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Nation Topics - Corporate Media and Consolidation

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Nation Topics - Corporate Media and Consolidation

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Fewer minority-owned outlets means fewer minorities in the media. With
such threats to public discourse, what will become of our voices,
points of view and interests?

The collapse of journalism and the rise of commercialism is sparking a
reform movement that will fight to ensure the First Amendment endures
in the digital age.

Compliant coverage of the Iraq War proved the news business is morally
compromised, no longer driven by creative people with something to
tell but by global corporations with something to sell.

We don't need to buy a network to get our message out--just creatively
use an array of low-cost tools from the Internet to iPods, cellphones
and whatever comes next.

If the promise of new media is to be fulfilled, progressives must chart
a course of activism that confronts the increasing concentration of
ownership among the Big Media powerhouses.

A key House committee--with the support of many Democrats--has approved a
measure that eliminates the last remaining government policy
insuring local oversight on communications companies.

Under pressure from Wall Street, newspaper journalism is being
frog-marched out of the media marketplace. And once it's gone, how will
we know anything?

The New York Times exposes its own misguided and unethical campaign to make a terrible reporter a First Amendment saint.

Why does the New York Times feel compelled to perpetuate the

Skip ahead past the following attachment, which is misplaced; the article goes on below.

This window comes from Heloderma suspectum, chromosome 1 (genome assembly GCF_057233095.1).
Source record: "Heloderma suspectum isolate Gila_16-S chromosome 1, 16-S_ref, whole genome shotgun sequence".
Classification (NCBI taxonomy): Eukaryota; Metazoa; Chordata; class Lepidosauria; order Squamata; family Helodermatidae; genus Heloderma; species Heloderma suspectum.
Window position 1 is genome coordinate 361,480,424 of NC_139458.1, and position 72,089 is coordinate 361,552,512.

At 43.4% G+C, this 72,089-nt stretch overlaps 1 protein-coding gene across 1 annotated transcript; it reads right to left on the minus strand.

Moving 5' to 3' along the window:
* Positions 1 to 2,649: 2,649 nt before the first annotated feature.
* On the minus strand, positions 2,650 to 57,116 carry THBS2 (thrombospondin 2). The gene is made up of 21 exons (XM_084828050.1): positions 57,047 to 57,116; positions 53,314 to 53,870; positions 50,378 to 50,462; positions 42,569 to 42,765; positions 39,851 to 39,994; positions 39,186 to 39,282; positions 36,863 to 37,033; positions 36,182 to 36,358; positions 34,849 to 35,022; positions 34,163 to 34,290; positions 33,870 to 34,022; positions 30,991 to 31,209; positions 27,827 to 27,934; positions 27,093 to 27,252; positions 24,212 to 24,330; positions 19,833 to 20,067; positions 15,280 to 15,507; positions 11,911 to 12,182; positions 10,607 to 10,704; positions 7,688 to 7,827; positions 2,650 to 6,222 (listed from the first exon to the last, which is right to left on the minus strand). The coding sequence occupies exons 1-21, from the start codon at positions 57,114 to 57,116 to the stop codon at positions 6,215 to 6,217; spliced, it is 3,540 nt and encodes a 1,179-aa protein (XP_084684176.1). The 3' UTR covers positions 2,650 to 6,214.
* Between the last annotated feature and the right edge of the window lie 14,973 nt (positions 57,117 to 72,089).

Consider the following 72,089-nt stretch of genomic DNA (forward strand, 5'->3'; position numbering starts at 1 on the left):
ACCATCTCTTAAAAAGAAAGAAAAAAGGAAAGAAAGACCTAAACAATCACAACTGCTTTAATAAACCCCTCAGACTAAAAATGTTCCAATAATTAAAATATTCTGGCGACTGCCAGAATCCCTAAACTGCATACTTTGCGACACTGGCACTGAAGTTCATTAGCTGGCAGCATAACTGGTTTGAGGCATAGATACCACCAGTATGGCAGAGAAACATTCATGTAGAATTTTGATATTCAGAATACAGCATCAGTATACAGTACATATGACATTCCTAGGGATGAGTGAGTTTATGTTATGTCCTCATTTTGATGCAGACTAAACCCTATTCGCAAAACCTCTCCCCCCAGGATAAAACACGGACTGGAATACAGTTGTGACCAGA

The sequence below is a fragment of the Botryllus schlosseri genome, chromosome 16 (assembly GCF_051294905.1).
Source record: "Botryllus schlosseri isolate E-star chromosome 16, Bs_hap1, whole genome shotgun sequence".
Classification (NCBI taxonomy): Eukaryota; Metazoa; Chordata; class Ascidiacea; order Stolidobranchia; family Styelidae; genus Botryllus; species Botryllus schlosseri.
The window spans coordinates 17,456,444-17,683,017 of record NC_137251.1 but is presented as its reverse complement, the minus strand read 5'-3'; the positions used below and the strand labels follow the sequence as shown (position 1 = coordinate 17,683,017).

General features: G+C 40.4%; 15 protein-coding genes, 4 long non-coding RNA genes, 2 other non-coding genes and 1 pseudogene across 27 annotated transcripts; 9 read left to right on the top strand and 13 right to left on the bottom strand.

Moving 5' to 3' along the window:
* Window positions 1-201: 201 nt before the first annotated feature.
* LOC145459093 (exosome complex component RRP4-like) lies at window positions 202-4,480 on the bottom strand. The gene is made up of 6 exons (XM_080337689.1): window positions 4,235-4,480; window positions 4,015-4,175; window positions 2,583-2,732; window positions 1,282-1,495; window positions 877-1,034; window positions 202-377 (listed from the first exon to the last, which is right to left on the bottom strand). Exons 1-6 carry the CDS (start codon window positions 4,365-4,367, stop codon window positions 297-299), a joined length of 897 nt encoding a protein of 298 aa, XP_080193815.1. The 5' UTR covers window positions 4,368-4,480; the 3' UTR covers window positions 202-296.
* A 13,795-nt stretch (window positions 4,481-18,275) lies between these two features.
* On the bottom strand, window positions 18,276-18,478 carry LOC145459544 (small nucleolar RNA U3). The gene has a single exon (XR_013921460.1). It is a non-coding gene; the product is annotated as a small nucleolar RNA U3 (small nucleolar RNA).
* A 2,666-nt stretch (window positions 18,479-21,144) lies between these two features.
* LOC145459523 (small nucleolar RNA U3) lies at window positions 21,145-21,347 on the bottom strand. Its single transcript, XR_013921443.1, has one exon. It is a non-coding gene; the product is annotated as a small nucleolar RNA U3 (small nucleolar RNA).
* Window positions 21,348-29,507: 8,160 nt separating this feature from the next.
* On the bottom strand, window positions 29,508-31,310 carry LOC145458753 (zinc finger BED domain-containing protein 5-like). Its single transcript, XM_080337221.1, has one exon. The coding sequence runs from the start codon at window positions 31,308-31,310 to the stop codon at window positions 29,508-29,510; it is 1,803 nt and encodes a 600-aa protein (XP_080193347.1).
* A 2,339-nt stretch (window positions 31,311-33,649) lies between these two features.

myth that smart, striving women are increasingly opting out of a career
to be stay-at-home moms?

The so-called liberal New York Times bashed Bill Clinton every chance it got, and whitewashes Ed Meese. Go figure.

Blogs

Members of Congress and federal regulators have bowed every bit as deeply before Murdoch as British officials. Don’t just investigate Murdoch's misdeeds, examine those of his political accomplices.

July 16, 2011

The Nation's John Nichols joins The Last Word to explain the history of Murdoch's extreme influence over British politics and also how this translates to who is—and who isn't—elected in Washington.

July 11, 2011

The News of the World is toast. But Rupert Murdoch may still eat his foes for breakfast.

July 8, 2011

Murdoch’s media conglomerate, embroiled in a British phone-hacking scandal, has been forced to close one of its largest holdings, the News of the World newspaper. A critical broadcast deal is threatened. Even Murdoch’s conservative allies are breaking with him in Britain. Will American conservatives declare independence?

July 7, 2011

Progressives cheered when it was announced Wednesday that Glenn Beck would be “transitioning” off his Fox News show. Beck’s not gone for good, of course, but his daily screeds against the likes of Van Jones and Frances Fox Piven will be somewhat more limited—perhaps to radio.

April 7, 2011

Thanks to cable news, discredited experts and government officials are regularly reborn as trusted authorities.

March 29, 2011

FCC leniency has allowed News Corp to create countless coverage-restrictive duopolies.

March 10, 2011

Arianna Huffington says HuffPo won't change. Perhaps. But her challenge now is to do what big media aren't very good at: create journalism sufficient to the demands of democracy.

February 7, 2011

Alterman and Reed respond to the critics, music reviews and the mail.

October 28, 2010

That big sucking sound you don't hear? That's the war—spending that's getting away with murder.

October 27, 2010